Story Behind the Name: A light roast that feels like home, but in your mouth. Named after the famous surgeon, Dr. Thomas Russell (who gave Russellville its name) this roast uses a fair-trade Guatemalan coffee and is roasted to bring out the hint of almond and acidic lemon flavors. The famous surgeon, Dr. Thomas Russell, was the first person to buy a house on what was once the land of Osage and Cherokee Indians. The town got its namesake from the doctor. His former house is where the current Russellville Chamber of Commerce stands.
Origin: Atitlan, Guatemala
Processing Method: Washed
Variety: Typica, Caturra
Altitude: 1600 - 1900 masl
Farm: 100 small producer farmers of Lake Atitlan
Roast Level: Light
Flavor Notes: Sweet and citric with a smooth mouthfeel, lemon and almond flavors.
Story Behind the Coffee: There are close to 100 small producers living in and around San Andres that work with Los Volcanes Coffee, located in a village called Pacoc that sits just outside of San Lucas Toliman on the way to Cerro de Oro. Each producer delivers 1-2 bags of cherry per day and is paid individually for their product.
A group of local farmers standing among their crop near Lake Atitlan.
The altitude in this region varies somewhat dramatically between 1600 and 1900 masl, as small producer farms are spread across volcanic land, which rises quickly and borders Lake Atitlan.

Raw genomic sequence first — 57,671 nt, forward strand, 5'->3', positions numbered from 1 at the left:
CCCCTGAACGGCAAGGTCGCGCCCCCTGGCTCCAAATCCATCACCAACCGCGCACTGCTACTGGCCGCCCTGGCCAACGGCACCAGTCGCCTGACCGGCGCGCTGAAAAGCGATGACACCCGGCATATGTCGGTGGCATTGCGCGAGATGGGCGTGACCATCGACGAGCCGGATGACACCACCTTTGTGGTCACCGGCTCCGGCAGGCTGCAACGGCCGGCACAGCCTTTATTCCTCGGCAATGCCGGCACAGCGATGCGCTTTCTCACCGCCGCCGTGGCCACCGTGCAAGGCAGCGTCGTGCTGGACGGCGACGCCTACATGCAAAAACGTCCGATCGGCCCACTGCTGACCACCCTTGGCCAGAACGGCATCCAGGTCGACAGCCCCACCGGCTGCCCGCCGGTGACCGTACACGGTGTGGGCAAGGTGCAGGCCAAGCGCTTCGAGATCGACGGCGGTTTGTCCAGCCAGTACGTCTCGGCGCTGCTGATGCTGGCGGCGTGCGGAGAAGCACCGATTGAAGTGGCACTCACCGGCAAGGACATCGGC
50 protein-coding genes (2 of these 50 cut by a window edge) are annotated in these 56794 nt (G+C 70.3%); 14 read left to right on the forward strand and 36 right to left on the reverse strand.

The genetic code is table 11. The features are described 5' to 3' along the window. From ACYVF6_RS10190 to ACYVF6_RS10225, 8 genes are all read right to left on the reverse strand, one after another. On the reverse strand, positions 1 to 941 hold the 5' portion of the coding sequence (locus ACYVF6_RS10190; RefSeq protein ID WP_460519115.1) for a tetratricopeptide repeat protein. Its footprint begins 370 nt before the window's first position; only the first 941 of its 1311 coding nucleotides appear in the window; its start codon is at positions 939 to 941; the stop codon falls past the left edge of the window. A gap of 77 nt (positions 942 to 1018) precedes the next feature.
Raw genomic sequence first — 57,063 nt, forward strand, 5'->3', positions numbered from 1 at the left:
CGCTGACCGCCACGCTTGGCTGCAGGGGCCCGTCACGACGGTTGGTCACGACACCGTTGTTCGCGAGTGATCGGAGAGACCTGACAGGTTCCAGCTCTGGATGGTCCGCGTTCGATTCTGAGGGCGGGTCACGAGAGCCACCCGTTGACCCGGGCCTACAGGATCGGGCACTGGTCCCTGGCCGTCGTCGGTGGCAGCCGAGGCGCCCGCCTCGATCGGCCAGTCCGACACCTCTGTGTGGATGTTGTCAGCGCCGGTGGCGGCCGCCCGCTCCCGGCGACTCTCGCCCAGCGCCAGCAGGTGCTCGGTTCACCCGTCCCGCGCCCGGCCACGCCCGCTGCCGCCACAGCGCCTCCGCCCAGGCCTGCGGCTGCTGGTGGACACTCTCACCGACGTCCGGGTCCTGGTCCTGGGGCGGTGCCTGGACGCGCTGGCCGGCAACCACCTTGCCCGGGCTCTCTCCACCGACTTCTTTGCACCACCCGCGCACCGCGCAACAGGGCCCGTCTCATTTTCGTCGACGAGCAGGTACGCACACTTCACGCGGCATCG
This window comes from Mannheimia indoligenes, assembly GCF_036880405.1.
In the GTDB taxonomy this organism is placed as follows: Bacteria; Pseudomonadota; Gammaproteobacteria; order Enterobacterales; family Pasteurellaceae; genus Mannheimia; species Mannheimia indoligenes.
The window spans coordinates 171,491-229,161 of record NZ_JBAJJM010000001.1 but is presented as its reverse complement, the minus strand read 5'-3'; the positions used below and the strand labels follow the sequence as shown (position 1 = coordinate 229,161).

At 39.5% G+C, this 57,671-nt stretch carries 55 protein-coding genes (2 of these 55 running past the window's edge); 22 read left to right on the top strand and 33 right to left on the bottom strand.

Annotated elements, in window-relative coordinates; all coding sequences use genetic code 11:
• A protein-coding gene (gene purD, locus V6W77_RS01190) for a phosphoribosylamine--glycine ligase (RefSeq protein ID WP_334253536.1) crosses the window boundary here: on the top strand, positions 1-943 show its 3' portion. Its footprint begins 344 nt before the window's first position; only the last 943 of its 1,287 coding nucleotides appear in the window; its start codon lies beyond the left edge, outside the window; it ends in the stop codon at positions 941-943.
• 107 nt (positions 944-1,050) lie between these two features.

Lake Atitlan, seen from the Space Shuttle. The basin of the lake is volcanic in origin, formed from an eruption 84,000 years ago. It is the deepest lake in Central America, and regarded as one of the most beautiful lakes in the world.
The soil makeup also varies quite a bit in this region, depending on a farmer's proximity to the lake. Farms that face the lake near Pacoc will typically have more sandy and dry soil, while farms on the south-facing side of the volcano will have soil more harshly composed of rock and petrified lava. In addition to coffee, the region is well known for growing avocados. Before the pandemic, Los Volcanes Coffee provided agronomic training to small producers willing and able to come to Antigua. They hope to provide more of these training opportunities in the future and continue to support their small producer partners.
Members of the Los Volcanes Coffee at their training facility standing with coffee plant cuttings being rooted for future crops.